Trump said earlier this month that Russia informed him it had pulled most of its military personnel out of the South American country. Russian officials have denied the claim.
Russia has major energy investments in Venezuela, which is also a significant buyer of its weapons. Trump is seeking to oust Maduro.
“I don’t see major progress on these issues” coming out of this week’s meeting, Chausovsky says. “I think there is concerted interest from both sides to make sure these issues remain contained and don’t get significantly worse.”
Kurt Volker, the special U.S. envoy to Ukraine, didn’t give much more optimism on the prospect of discussions with Putin over Russia’s role in the five-year separatist conflict in eastern Ukraine.
He told senators last week that he had not seen “any indication” from Moscow that it wants to end the conflict.
The United States’ agreement to station about 1,000 more troops in Poland, Ukraine’s western neighbor and ally, on a rotational basis has also raised eyebrows in Moscow ahead of the Osaka meeting.
NATO Secretary-General Jens Stoltenberg said on June 12 that the U.S.-Polish agreement was “fully in line with NATO’s international commitments,” and that “when the world changes, we have to adapt to make sure that we can continue to protect all allies.”
Trump and Putin will likely devote a good portion of their talk to nuclear treaties, but are unlikely to patch differences now either, analysts said.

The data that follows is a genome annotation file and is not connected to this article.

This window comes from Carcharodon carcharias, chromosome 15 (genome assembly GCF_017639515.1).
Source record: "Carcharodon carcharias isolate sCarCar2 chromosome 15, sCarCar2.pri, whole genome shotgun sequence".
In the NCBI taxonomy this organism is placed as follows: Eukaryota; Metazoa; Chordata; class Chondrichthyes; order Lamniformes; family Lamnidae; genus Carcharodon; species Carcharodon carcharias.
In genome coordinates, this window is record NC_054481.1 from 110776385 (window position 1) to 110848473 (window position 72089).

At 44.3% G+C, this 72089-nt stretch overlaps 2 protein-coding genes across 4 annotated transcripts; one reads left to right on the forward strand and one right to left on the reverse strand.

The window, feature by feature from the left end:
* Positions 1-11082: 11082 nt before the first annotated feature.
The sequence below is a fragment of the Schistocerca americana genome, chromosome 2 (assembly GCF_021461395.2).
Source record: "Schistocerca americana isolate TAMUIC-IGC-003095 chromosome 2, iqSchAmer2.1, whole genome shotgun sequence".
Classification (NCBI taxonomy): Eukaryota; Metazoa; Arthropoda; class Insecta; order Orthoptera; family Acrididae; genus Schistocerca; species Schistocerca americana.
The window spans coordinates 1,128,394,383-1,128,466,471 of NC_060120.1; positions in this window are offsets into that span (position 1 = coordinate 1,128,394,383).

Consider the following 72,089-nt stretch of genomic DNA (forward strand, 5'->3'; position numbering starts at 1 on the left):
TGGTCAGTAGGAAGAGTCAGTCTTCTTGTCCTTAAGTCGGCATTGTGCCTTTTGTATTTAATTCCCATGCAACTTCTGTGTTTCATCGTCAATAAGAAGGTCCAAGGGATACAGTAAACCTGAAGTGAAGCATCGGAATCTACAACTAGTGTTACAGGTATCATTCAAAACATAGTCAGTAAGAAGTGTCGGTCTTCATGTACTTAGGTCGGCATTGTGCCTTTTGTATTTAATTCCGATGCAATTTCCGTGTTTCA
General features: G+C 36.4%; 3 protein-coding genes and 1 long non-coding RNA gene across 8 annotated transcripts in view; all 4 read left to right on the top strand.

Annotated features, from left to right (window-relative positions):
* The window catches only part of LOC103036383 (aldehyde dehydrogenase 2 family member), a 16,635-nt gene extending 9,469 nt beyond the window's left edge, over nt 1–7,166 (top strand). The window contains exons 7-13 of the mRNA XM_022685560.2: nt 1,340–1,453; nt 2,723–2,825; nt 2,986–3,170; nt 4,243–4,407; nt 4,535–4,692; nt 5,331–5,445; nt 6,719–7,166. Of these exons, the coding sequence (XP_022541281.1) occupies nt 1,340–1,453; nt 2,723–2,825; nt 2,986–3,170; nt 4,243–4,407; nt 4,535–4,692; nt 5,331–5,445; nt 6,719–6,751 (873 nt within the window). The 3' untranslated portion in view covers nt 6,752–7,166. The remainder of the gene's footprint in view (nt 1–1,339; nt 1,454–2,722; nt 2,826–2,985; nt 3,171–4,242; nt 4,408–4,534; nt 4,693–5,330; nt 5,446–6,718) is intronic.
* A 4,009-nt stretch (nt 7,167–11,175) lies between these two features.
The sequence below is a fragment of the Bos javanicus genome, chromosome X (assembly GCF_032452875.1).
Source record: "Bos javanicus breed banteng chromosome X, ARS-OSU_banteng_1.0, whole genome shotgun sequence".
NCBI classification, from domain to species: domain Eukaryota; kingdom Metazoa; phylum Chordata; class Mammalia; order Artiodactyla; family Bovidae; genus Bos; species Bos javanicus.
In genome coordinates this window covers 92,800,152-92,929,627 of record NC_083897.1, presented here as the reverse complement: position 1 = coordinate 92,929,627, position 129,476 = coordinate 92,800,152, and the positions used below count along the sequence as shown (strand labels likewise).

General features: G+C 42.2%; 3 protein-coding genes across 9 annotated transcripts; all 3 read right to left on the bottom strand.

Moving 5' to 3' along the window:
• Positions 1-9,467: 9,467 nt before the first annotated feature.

“This is where President Putin would like to see this [bilateral] conversation because it is where Russia is of equal strength to the United States,” Conley says. “There is a massive space here to think about arms control, yet there is no process that we are aware of.”
The United States announced earlier this year it intends to pull out of INF Treaty, amid mutual claims of violations.
The treaty banned the United States and Russia from developing, producing, and deploying ground-launched cruise or ballistic missiles with ranges between 500 and 5,500 kilometers. It eliminated an entire class of missiles, primarily within Europe, that were seen to be nearly impossible to defend against, and the agreement is seen as a bedrock of international strategic stability.
Washington said it had proof Moscow is testing and deploying missiles in violation of the treaty.
Russia denies the accusation and has accused Washington of utilizing launch platforms that violate terms of the agreement.
Trump has said he is considering not extending the New START treaty, which caps deployed strategic nuclear warheads and bombs at 1,550 and provides for inspections.
The U.S. president has expressed interest in working out a new multilateral arms-control treaty that also includes China.
By Dominic C. Odoh